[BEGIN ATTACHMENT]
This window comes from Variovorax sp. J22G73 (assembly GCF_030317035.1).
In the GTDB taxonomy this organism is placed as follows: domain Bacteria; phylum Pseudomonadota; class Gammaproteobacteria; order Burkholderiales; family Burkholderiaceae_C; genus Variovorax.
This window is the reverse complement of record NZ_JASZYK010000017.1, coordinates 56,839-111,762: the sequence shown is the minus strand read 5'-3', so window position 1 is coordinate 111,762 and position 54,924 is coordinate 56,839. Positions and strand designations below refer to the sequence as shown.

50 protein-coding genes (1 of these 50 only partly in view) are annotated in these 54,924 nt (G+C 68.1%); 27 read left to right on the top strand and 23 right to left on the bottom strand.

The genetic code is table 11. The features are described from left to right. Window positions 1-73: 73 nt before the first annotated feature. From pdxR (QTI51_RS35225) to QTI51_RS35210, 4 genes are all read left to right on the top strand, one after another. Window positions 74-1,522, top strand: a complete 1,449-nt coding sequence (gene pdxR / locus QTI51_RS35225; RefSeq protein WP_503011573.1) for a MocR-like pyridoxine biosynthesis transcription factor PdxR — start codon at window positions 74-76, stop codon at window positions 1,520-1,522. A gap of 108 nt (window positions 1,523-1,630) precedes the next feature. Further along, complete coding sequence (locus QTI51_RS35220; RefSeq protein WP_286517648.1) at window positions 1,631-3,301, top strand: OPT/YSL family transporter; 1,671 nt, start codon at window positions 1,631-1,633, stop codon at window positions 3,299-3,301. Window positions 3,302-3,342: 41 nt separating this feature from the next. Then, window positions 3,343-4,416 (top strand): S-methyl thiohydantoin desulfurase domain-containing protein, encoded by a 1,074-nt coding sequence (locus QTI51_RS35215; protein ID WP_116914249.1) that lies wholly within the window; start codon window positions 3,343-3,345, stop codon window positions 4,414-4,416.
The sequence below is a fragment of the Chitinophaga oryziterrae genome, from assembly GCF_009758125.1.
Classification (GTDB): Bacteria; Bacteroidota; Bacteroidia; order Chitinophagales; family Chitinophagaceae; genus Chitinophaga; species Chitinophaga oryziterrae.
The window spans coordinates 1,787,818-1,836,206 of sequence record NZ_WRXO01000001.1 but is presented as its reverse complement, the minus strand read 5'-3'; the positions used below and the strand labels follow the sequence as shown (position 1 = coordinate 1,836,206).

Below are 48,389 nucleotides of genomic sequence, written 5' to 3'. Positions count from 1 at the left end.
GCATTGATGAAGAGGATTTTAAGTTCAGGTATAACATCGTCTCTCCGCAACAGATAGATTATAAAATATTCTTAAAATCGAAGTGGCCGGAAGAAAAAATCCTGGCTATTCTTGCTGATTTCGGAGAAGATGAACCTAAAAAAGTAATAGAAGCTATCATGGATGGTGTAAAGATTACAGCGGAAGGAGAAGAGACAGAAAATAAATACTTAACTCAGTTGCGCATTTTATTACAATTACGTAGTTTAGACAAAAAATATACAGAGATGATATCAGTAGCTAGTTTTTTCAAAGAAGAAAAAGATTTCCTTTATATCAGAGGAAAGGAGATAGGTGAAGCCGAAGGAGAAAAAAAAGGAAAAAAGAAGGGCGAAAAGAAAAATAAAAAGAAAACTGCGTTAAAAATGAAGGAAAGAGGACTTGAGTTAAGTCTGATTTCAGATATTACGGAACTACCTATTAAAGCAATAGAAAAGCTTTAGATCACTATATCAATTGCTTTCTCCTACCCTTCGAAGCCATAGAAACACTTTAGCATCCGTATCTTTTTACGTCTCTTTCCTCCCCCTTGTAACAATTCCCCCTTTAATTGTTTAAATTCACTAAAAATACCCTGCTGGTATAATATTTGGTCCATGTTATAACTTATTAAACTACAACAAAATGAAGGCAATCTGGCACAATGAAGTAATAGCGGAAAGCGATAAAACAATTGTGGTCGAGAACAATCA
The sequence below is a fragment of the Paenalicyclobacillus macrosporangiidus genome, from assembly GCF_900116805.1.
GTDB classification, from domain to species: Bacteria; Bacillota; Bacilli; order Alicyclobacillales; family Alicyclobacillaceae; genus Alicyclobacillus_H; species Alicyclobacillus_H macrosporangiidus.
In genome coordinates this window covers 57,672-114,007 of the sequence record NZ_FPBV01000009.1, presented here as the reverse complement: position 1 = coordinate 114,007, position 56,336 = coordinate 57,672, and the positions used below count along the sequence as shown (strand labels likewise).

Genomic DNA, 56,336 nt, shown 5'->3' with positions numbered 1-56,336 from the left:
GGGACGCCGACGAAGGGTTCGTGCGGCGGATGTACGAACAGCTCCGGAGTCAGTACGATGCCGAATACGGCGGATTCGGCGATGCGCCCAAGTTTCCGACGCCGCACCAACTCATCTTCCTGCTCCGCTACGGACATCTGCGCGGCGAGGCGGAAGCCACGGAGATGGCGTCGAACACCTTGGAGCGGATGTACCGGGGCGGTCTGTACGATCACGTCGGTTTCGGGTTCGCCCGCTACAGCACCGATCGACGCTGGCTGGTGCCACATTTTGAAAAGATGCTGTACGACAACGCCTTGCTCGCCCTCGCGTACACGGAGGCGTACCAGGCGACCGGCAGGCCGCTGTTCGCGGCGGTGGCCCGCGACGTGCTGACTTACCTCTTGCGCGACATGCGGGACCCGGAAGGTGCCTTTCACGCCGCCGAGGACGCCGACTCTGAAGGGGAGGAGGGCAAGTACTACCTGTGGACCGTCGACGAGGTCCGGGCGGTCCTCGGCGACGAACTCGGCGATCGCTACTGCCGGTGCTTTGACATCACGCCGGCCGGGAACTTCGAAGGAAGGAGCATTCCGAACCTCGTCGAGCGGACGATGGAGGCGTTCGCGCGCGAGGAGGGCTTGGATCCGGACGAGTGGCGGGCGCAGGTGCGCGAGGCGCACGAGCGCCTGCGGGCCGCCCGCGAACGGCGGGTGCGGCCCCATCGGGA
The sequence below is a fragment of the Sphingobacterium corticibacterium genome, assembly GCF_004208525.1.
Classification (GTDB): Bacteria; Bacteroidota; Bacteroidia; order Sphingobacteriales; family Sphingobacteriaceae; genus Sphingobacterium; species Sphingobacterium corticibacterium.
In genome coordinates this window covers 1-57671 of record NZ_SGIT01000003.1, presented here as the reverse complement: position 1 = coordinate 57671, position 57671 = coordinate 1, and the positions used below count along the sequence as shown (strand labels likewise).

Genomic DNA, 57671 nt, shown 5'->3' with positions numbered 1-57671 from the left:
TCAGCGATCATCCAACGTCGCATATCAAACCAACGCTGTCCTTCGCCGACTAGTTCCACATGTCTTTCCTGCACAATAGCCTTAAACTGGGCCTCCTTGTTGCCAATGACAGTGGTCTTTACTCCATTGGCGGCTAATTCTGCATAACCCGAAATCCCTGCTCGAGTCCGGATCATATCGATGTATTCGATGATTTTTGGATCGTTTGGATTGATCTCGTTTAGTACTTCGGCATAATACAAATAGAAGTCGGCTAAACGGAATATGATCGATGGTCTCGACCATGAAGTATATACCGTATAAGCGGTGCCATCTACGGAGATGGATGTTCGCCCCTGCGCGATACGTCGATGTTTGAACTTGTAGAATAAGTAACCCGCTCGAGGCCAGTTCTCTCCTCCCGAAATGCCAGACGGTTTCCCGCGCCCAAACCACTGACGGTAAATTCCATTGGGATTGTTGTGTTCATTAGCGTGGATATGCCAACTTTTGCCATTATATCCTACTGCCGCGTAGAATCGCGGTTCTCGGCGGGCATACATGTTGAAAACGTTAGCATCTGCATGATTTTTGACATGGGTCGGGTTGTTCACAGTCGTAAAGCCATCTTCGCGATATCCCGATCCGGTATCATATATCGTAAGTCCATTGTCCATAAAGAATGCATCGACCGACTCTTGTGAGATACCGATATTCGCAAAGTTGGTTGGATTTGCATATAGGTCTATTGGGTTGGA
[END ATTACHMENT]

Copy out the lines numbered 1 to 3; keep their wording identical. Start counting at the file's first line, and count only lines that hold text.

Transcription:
This window comes from Variovorax sp. J22G73 (assembly GCF_030317035.1).
In the GTDB taxonomy this organism is placed as follows: domain Bacteria; phylum Pseudomonadota; class Gammaproteobacteria; order Burkholderiales; family Burkholderiaceae_C; genus Variovorax.
This window is the reverse complement of record NZ_JASZYK010000017.1, coordinates 56,839-111,762: the sequence shown is the minus strand read 5'-3', so window position 1 is coordinate 111,762 and position 54,924 is coordinate 56,839. Positions and strand designations below refer to the sequence as shown.